The Tonto National Forest is the fifth largest forest and one of the most-visited urban forests in the U.S. with approximately 5.8 million visitors annually. Tonto provides a wide range of day use and overnight recreation and tourism opportunities including, but not limited to, fishing, camping, and boating to the growing urban population of metro Phoenix, surrounding areas, and out-of-state and international tourists. Recreation and tourism bring health and vitality to individuals and communities and helps to connect with their natural and cultural heritage. However, there is a need to have comprehensive sustainable recreation programs to provide quality recreation opportunities to the public while protecting natural and cultural assets. The USDA Forest Service developed a sustainable recreation framework comprised of ten focus areas. This analysis will be guided by the sustainable recreation framework to develop a sustainable financial foundation for the Forest. A systematic user fee process was put into place when the U.S. Congress authorized four land management agencies, including the Forest Service, to collect recreation fees in 1996. After nine years of testing different types of fees and fee management systems, the Federal Lands Recreation Enhancement Act (REA) of 2004 was enacted, authorizing the agencies to continue charging fees for another 10 years. Under this law, the Tonto National Forest charges fees to day- and over-night users. Several events have occurred in the past few months, however, that will affect the existing fee plan. To assist the Forest with the modifications that must be made to the current fee system, ASU will conduct an analysis of current and potential fee management systems work with the Forest Service in developing an alternative and sustainable fee structure.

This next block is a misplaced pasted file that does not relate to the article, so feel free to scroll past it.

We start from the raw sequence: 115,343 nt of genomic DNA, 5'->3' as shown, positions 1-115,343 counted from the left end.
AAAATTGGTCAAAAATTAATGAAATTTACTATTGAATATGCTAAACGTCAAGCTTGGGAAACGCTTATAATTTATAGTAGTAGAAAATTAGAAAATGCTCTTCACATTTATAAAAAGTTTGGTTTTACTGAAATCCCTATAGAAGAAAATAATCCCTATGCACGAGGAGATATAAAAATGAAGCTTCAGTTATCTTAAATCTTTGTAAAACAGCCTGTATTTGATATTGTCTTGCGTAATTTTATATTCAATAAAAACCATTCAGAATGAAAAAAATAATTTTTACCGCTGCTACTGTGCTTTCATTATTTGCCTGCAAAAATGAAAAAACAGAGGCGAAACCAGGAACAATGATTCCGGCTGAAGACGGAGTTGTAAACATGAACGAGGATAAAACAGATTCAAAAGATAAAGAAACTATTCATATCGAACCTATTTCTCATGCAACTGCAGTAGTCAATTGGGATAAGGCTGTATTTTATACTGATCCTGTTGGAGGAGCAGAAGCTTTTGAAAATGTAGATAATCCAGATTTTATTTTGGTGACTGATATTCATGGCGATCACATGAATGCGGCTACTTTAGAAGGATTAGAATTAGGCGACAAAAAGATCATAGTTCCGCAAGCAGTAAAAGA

|Effective start/end date||8/14/12 → 6/30/14|
- USDA: Forest Service (FS): $63,408.00